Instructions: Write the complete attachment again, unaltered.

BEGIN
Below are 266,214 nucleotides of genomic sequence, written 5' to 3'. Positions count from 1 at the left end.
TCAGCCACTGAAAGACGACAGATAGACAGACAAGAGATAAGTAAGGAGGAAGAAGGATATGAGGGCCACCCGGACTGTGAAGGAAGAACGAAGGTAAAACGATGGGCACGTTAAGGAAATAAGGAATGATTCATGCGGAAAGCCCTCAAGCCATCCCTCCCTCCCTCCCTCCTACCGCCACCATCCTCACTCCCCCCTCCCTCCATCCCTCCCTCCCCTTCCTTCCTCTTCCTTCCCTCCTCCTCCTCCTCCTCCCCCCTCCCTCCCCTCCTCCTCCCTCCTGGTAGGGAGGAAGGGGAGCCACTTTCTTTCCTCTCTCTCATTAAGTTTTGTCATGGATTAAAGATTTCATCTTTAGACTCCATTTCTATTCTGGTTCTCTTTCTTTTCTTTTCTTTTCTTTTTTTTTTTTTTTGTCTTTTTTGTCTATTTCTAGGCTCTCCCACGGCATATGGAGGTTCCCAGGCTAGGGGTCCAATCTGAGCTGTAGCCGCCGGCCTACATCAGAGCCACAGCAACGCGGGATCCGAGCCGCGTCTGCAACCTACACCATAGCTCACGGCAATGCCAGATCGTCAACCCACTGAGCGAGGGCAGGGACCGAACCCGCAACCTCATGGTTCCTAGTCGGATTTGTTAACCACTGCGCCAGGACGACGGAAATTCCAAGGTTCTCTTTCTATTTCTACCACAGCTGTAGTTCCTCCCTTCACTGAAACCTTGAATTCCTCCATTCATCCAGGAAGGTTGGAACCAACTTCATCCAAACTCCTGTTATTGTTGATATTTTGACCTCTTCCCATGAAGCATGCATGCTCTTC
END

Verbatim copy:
Below are 266,214 nucleotides of genomic sequence, written 5' to 3'. Positions count from 1 at the left end.
TCAGCCACTGAAAGACGACAGATAGACAGACAAGAGATAAGTAAGGAGGAAGAAGGATATGAGGGCCACCCGGACTGTGAAGGAAGAACGAAGGTAAAACGATGGGCACGTTAAGGAAATAAGGAATGATTCATGCGGAAAGCCCTCAAGCCATCCCTCCCTCCCTCCCTCCTACCGCCACCATCCTCACTCCCCCCTCCCTCCATCCCTCCCTCCCCTTCCTTCCTCTTCCTTCCCTCCTCCTCCTCCTCCTCCCCCCTCCCTCCCCTCCTCCTCCCTCCTGGTAGGGAGGAAGGGGAGCCACTTTCTTTCCTCTCTCTCATTAAGTTTTGTCATGGATTAAAGATTTCATCTTTAGACTCCATTTCTATTCTGGTTCTCTTTCTTTTCTTTTCTTTTCTTTTTTTTTTTTTTTGTCTTTTTTGTCTATTTCTAGGCTCTCCCACGGCATATGGAGGTTCCCAGGCTAGGGGTCCAATCTGAGCTGTAGCCGCCGGCCTACATCAGAGCCACAGCAACGCGGGATCCGAGCCGCGTCTGCAACCTACACCATAGCTCACGGCAATGCCAGATCGTCAACCCACTGAGCGAGGGCAGGGACCGAACCCGCAACCTCATGGTTCCTAGTCGGATTTGTTAACCACTGCGCCAGGACGACGGAAATTCCAAGGTTCTCTTTCTATTTCTACCACAGCTGTAGTTCCTCCCTTCACTGAAACCTTGAATTCCTCCATTCATCCAGGAAGGTTGGAACCAACTTCATCCAAACTCCTGTTATTGTTGATATTTTGACCTCTTCCCATGAAGCATGCATGCTCTTC